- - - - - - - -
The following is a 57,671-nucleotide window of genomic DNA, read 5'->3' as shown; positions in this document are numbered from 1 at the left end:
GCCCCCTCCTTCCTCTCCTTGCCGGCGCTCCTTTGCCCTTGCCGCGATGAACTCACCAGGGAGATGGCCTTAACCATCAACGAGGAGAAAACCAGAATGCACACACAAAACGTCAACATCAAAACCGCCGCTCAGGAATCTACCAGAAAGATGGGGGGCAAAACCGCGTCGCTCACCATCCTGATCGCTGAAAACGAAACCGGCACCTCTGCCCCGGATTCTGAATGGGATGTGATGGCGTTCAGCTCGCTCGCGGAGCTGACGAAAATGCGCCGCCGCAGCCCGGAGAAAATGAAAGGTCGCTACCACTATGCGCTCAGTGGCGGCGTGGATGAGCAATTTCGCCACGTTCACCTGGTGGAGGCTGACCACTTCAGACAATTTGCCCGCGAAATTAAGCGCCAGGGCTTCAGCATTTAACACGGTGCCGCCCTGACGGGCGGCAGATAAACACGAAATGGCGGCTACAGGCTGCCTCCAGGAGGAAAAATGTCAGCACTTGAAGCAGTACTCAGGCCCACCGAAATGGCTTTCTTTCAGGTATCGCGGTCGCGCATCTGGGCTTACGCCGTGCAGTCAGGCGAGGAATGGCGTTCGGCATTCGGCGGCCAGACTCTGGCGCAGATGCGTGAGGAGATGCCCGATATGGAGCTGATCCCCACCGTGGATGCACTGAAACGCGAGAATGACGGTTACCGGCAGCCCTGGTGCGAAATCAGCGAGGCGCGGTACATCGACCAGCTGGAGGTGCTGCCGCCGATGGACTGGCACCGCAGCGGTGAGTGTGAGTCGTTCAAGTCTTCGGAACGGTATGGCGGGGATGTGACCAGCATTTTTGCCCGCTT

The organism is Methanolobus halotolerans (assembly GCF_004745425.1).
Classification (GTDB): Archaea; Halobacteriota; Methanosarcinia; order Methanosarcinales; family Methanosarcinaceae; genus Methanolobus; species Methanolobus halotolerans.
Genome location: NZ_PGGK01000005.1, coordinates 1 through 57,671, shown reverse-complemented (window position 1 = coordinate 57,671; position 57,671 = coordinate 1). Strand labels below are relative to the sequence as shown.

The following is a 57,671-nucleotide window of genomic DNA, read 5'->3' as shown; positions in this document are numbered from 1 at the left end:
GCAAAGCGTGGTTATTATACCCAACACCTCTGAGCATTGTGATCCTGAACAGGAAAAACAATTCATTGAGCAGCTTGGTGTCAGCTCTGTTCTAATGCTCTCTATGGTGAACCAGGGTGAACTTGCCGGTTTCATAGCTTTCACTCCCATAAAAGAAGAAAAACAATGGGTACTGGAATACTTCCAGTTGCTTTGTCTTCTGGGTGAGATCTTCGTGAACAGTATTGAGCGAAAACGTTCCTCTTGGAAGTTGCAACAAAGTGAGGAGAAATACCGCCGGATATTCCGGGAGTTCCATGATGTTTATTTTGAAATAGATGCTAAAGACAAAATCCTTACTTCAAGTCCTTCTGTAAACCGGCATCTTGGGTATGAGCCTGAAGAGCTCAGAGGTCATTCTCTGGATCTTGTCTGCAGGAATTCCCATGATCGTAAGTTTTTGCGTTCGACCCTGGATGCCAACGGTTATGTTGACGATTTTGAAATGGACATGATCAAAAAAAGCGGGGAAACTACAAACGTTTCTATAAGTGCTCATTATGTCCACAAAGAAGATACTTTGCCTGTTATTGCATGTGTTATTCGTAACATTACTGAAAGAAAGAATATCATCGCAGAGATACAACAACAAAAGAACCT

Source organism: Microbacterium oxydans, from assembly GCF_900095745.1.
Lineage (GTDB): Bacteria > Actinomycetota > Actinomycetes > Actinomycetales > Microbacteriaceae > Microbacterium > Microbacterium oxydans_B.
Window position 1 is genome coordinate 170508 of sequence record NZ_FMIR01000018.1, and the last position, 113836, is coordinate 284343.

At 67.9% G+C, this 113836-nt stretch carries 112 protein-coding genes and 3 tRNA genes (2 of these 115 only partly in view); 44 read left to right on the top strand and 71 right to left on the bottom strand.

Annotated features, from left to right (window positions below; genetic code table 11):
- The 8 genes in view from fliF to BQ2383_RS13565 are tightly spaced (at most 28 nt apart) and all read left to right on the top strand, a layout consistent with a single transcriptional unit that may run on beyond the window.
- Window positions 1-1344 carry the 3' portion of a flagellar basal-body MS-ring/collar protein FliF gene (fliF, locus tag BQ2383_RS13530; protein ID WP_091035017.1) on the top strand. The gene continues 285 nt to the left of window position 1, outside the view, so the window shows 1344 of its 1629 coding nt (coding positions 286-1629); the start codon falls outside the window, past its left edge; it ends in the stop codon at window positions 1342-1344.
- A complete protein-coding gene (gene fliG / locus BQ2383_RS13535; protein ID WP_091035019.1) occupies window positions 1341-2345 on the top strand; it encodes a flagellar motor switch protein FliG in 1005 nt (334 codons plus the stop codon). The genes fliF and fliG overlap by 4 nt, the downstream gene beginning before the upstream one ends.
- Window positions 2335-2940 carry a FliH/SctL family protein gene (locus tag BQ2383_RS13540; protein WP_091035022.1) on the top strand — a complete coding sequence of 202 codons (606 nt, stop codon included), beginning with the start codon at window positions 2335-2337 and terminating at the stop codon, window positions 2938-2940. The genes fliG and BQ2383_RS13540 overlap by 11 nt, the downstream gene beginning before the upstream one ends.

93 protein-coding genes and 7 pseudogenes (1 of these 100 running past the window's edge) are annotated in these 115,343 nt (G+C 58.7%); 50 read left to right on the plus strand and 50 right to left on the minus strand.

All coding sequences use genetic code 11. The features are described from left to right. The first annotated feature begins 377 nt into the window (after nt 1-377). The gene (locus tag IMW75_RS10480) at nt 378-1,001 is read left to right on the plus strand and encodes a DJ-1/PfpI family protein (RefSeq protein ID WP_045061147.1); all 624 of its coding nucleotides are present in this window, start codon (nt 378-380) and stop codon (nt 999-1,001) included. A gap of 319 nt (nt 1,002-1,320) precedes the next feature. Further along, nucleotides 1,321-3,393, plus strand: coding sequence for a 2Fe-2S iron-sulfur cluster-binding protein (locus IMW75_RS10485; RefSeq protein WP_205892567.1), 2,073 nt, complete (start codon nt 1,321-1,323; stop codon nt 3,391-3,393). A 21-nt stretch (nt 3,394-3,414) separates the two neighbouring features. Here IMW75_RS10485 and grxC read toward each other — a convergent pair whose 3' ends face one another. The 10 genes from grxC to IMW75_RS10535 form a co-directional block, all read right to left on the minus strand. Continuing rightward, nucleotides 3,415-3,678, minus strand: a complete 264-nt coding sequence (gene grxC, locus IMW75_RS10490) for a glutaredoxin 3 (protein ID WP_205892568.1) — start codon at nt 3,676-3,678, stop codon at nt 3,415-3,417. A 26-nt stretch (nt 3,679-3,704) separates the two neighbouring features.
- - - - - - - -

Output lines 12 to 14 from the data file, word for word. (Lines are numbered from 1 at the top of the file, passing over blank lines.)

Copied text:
Annotated features, from left to right (window positions below; genetic code table 11):
- The 8 genes in view from fliF to BQ2383_RS13565 are tightly spaced (at most 28 nt apart) and all read left to right on the top strand, a layout consistent with a single transcriptional unit that may run on beyond the window.
- Window positions 1-1344 carry the 3' portion of a flagellar basal-body MS-ring/collar protein FliF gene (fliF, locus tag BQ2383_RS13530; protein ID WP_091035017.1) on the top strand. The gene continues 285 nt to the left of window position 1, outside the view, so the window shows 1344 of its 1629 coding nt (coding positions 286-1629); the start codon falls outside the window, past its left edge; it ends in the stop codon at window positions 1342-1344.